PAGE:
In the States, if a blue-collar worker makes $60,000 a year, they are middle class, no questions asked. In Mexico, a person doing the same job, even if they could make good money, would not be viewed by society as middle class. In Latin America class has a lot more to do with education, background, family, even the way you dress and your manner of speech than it does with income/money. Thus, a teacher, even a poor one, is often viewed as middle class whilst a taco vendor, even with a better income, is still viewed as less than the teacher, income differences aside.

2. No surprise that taco vendors make more than teachers, with EFL salaries often around $6,000 pesos per month, many jobs pay more than professional TEFL'ers make.

Of course, there are some rare exceptions, a few EFL teachers do manage to make more than $10,000 pesos per month, again, that is rarely constant.


Last edited by Prof.Gringo on Mon Apr 30, 2012 4:58 am; edited 1 time in total
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Prof.Gringo



Joined: 07 Nov 2006
Posts: 2008
Location: Paradise, Paradise, Paradise!

PostPosted: Mon Apr 30, 2012 4:55 am    Post subject: Reply with quote

EFLeducator wrote:
Enchilada Potosina wrote:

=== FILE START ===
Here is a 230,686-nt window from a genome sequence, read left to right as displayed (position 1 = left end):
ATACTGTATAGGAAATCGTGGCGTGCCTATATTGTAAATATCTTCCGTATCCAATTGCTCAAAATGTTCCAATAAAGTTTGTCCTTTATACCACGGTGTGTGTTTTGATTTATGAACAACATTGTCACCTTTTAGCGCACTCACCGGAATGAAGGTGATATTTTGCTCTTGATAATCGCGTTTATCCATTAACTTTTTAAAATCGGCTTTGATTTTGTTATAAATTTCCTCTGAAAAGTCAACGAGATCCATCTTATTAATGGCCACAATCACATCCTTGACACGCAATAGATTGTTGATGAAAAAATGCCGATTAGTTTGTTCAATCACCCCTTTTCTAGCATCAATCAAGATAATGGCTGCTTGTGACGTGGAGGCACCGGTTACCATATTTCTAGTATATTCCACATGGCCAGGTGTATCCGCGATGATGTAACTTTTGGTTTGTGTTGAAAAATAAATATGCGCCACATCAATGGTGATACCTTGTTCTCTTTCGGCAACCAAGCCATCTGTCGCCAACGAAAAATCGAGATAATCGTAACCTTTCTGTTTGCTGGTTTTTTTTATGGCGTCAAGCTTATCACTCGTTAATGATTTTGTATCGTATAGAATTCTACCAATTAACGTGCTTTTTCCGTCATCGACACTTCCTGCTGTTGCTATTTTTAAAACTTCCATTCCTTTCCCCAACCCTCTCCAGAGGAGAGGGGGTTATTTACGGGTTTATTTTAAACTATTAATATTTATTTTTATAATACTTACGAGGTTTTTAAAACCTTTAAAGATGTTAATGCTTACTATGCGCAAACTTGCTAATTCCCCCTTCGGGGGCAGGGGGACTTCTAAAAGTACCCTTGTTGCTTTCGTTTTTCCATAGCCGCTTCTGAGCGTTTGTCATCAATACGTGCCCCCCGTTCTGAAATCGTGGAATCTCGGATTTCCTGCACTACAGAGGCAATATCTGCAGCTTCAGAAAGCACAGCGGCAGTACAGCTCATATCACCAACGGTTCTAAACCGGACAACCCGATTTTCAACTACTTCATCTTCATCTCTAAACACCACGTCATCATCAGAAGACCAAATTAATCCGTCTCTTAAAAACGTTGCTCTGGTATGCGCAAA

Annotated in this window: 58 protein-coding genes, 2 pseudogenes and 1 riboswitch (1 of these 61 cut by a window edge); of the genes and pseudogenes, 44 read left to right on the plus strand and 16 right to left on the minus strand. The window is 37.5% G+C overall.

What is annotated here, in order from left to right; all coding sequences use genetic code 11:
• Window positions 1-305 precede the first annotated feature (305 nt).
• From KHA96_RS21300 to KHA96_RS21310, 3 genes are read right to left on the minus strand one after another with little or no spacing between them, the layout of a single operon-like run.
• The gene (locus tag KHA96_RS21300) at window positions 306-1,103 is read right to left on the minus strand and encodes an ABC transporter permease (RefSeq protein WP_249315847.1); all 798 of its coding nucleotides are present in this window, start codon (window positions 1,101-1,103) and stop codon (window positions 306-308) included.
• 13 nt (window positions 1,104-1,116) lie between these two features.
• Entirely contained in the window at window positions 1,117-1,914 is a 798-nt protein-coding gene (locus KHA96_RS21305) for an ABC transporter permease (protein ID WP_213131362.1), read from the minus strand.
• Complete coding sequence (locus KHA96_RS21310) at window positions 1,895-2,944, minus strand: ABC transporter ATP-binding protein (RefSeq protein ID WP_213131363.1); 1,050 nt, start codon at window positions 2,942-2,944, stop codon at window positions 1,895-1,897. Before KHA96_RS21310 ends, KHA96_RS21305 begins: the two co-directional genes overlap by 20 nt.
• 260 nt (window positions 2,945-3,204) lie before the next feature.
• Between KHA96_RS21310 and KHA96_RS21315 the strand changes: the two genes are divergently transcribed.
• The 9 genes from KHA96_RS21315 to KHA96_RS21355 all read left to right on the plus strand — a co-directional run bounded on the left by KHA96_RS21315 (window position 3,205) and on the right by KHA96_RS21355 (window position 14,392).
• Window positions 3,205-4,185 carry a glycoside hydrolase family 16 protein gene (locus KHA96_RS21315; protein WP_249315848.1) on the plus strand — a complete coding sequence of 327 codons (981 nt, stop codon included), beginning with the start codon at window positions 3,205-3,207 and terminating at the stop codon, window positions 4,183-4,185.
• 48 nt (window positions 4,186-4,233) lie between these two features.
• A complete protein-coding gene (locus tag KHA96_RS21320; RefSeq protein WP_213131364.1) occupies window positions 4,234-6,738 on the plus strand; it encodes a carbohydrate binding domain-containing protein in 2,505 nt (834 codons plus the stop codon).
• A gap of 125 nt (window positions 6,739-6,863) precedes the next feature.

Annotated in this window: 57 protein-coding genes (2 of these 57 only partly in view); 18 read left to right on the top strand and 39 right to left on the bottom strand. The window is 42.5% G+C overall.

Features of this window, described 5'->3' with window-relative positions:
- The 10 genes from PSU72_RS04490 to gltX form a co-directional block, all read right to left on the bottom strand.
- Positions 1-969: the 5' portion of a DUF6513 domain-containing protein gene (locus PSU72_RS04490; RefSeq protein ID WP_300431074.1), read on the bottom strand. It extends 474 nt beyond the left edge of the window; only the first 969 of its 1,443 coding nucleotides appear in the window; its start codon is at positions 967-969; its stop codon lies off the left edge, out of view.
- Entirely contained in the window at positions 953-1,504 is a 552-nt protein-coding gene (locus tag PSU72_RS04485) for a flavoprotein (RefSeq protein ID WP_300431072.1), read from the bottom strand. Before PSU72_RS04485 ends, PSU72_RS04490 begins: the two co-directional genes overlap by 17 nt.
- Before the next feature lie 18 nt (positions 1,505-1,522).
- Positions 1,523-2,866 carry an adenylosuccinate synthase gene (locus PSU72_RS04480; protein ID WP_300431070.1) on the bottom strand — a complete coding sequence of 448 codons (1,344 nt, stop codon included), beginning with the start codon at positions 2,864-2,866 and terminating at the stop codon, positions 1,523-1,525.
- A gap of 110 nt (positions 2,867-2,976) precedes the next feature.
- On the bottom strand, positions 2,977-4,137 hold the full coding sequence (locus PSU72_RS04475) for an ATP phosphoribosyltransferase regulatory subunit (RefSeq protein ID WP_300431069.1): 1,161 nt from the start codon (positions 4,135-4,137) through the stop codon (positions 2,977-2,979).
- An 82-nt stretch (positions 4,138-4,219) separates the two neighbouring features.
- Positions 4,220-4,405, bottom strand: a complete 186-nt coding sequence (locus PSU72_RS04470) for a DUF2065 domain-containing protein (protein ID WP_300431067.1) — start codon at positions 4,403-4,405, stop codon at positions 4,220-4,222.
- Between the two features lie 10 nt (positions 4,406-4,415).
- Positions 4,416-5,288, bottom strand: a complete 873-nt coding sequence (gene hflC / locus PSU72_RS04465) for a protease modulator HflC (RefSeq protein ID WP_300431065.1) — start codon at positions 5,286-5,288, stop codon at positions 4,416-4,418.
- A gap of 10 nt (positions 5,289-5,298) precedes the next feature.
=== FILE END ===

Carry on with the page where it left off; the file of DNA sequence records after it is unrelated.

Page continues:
EFLeducator wrote:
Dragonlady wrote:
In a country where almost 50% of the population is living in poverty, and another 10% is living in extreme poverty, where is there room for a middle class?


Great insight and a great question my fellow TEFLer.

The Mexican middle class is the 30% that live in the US.


Excellent point EP. Excellent.


Laughing Razz Laughing
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EFLeducator



Joined: 16 Dec 2011
Posts: 595
Location: NONE OF YOUR BUSINESS

PostPosted: Mon Apr 30, 2012 5:04 am    Post subject: Reply with quote

Prof.Gringo wrote:
BadBeagleBad wrote:
I think in the US it is less economic and more education that determines if you are middle class, but not so much in Mexico, where a taco vendor can make more than a teacher (and often does).


1. Disagree about the comparison between Mexico and the USA.

In the States, if a blue-collar worker makes $60,000 a year, they are middle class, no questions asked. In Mexico, a person doing the same job, even if they could make good money, would not be viewed by society as middle class. In Latin America class has a lot more to do with education, background, family, even the way you dress and your manner of speech than it does with income/money. Thus, a teacher, even a poor one, is often viewed as middle class whilst a taco vendor, even with a better income, is still viewed as less than the teacher, income differences aside.